Radio interview with Brian Carlton, Tasmania Talks, LAFM - 26 July 2018

July 26, 2018
Transcripts

Thursday, 26 July 2018

SUBJECTS: Braddon by-election; Labor lies; our plan for a stronger economy and more jobs; our plan for more affordable and reliable energy; Emma Husar; Nine & Fairfax.

E&OE…

BRIAN CARLTON:

Prime Minister Malcolm Turnbull, good morning.

PRIME MINISTER:

Good morning, great to be with you.

BRIAN CARLTON:

It's another lovely day in Tassie. How confident are you picking up Braddon?

PRIME MINISTER:

Well, Brian, you know all of history counts against us but it clearly is close. I think increasingly people in Braddon recognise that Brett Whiteley is the only candidate who can actually deliver, because he will be part of my Government. That means that the commitments he's making are commitments that will be delivered, because only the government can deliver them.

I think the point you made earlier about Labor's lies - about so many things but in particular about Justine Keay’s eligibility - is something voters have to weigh up.

She knew, and Bill Shorten knew, she was not eligible to sit in the Parliament. She sat there, taking taxpayers money for a salary, for expenses, all that time and it was only when the High Court had to basically say for the second time that they were ineligible, that they finally pulled the pin and got out.

But they hung on till the very end in the hope that they could get away with it.

Just like they hope they can get away with their lies about health. You know, they're going around saying that we've cut funding to hospitals. As I know you've heard from me…

BRIAN CARLTON:

It’s a very specific figure they’re using Prime Minister, $11 million is the claim…

PRIME MINISTER:

Yeah, well it is completely and utterly untrue. I mean the fact is our funding, federal funding, for public hospitals in Tasmania is increasing. In Labor's last year in office, 2012-13, it was $294 million dollars. In the financial year just passed it’s $418.6 million dollars. That's an increase of 42 percent. So those are the facts, they’re in the Budget papers, anyone can check them. Of course that doesn't include the $730 million dollars we paid to Tasmania at the time the Mersey Community Hospital went back to Tasmanian ownership.

So, you know, it says a lot about the character of the Labor Party, their candidate and their leader, that they are prepared to tell these shocking lies. They basically take the view that they will lie and lie in the hope that they can get away with it.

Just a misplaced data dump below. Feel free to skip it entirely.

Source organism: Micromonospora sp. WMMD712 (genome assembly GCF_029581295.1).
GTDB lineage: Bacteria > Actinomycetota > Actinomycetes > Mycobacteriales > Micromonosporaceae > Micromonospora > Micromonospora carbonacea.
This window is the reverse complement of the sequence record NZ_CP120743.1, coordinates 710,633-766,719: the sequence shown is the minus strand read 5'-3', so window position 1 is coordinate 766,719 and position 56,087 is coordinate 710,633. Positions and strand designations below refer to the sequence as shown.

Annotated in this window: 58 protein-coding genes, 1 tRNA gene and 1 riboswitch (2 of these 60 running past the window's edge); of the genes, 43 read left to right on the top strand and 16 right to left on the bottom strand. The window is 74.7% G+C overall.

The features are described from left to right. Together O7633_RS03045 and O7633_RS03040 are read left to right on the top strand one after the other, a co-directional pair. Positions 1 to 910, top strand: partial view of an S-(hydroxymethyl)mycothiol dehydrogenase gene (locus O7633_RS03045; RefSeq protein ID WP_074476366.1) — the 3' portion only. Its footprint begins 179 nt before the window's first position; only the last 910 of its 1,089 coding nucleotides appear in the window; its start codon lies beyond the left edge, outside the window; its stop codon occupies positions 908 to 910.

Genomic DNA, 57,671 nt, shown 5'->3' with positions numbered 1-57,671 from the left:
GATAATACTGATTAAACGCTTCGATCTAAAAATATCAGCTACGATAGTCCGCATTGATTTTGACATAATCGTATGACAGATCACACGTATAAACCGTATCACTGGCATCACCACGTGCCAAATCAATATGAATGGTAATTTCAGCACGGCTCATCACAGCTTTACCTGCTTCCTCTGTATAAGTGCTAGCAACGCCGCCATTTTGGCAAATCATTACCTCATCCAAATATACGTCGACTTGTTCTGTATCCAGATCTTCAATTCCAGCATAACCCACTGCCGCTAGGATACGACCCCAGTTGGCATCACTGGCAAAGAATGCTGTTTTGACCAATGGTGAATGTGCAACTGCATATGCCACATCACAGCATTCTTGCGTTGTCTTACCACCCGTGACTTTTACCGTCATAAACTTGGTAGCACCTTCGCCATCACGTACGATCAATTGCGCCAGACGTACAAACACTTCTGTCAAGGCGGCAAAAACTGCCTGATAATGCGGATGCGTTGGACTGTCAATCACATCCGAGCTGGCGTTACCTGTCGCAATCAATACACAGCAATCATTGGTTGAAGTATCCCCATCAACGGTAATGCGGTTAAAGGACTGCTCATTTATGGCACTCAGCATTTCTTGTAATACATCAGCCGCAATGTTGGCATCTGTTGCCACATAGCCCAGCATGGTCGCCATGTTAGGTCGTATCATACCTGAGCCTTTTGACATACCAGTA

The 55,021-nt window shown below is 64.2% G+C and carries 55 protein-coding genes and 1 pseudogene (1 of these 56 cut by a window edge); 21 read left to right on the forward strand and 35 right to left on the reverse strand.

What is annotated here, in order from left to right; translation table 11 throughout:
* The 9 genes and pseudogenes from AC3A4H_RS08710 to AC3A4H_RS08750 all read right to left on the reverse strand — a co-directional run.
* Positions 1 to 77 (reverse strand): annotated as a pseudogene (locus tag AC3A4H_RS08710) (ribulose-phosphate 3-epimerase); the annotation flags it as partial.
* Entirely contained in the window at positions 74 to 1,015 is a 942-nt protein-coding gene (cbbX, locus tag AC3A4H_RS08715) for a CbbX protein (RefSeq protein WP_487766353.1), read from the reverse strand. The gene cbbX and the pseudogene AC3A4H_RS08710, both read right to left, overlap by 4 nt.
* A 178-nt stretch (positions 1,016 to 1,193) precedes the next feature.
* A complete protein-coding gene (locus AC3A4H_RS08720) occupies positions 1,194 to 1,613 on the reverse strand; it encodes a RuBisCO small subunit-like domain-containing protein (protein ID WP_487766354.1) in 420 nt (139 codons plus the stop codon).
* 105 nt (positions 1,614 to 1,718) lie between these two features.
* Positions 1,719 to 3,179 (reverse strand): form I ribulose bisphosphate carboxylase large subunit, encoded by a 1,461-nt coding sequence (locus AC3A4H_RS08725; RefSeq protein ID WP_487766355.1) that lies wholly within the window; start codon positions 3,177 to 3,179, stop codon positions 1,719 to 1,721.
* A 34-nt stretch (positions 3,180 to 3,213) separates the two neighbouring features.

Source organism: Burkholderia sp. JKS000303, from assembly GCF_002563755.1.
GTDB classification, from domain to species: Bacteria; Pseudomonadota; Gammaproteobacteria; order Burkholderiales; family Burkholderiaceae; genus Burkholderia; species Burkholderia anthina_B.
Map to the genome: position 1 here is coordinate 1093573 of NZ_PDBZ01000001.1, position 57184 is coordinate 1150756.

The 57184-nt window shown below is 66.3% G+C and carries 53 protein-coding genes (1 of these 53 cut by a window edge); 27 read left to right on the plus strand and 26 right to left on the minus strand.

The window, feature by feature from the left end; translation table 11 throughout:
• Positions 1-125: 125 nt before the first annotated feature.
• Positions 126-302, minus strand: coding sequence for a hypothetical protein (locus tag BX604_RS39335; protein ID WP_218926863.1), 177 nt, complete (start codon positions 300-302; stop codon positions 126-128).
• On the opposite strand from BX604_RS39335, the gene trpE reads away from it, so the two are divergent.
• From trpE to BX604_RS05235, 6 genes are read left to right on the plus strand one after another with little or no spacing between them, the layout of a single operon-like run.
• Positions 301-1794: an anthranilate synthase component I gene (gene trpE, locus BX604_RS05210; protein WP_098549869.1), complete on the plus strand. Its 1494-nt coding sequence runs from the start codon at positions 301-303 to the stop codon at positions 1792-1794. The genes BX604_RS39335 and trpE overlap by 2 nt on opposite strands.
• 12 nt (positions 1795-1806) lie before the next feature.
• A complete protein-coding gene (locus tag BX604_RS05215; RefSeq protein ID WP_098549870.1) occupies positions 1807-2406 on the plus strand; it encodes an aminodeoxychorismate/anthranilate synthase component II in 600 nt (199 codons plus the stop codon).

They thought they were going to get away with Justine Keay’s eligibility. Finally the High Court caught up with them the second time and they pulled the pin. That's why they're having these by-elections.

BRIAN CARLTON:

I want to come back to the credibility of the Opposition Leader in a moment on another issue. But one area, just from some of the vox pops that Sky News was doing yesterday with David Speers, as you know Prime Minister, in Braddon. What became obvious is that irrespective of which way people were intending to vote, or indeed had voted already, the success of the Tasmanian economy at the moment is known to all sides of politics. I just wonder to what extent we need to more greatly connect the economic success of Tasmania at the moment and the flow-on benefits to people in the state. Because the old rhetoric coming out of Labor at the moment - it’s hospitals and schools and all that - but somebody's got to pay for it. Somebody has got to earn the money to pay the taxes,so you get hold of it to determine how it's spent in those areas. That connection is often lost on people from what I can work out; that we've got to have a strong economy before you can have a good health system, before you can have good schools. Otherwise we just send the place broke.

PRIME MINISTER:

That's absolutely right, Brian. I mean the reason we're able to increase spending on essential services - whether it is hospitals, whether it’s schools, whether it's infrastructure, whether it's the money for the Bass Highway or the Murchison Highway, whether it's our jobs package - any of these programs require funding.

Now the reality is that we have the strongest jobs growth, last calendar year, in Australia's history.

We had 2,100 jobs created in Tasmania last month alone.

We have the lowest percentage of Australians of working age on welfare in 25 years

That is because business is investing and employing and having a go. Look at all the industries in Tasmania that are being supported by our big export trade deals. You know, all of them have been done under our government: China, Japan, Korea, the Trans Pacific Partnership, the new deal with Singapore, we're working on one with Indonesia.

You know, Shorten has opposed, at one time or another, he's opposed all of them. With the Trans Pacific Partnership when Donald Trump pulled out - this is a deal with ten other countries now, as it's been entered into - Trump pulled out of it and a lot of people thought it was a dead duck. But Shorten mocked me for persevering with it. He said I was on a “vanity project”, I was “deluded”.

Well, you know there are thousands of people with jobs in Australia and businesses that are prospering because of our trade deals because I did not give up on Australian jobs in the way Bill Shorten wanted me to. That's the real difference; I'm committed to Australians having opportunities to start a business, to grow business, to get a job, you know, to advance themselves, to realize their dreams. To do whatever they want to do with their lives. But you need a strong economy to enable you to do that. You need a strong economy to pay for all of those essential services.

BRIAN CARLTON:

One of the constant narratives you get back from Tasmanians is children and grandchildren have to leave the state in order to be properly educated or indeed get a job once they are. But in the former, in terms of the education, the investment in the university relocations in both Launceston and Burnie are no doubt going to play into one half of that equation. The other half of the equation is, I guess, making that really solid connection so people understand that as we move forward, you won't have to send your kids off to the mainland, because it'll be there'll be a job and an education here for them in Tasmania. I just don't know that we've been shouty enough about that.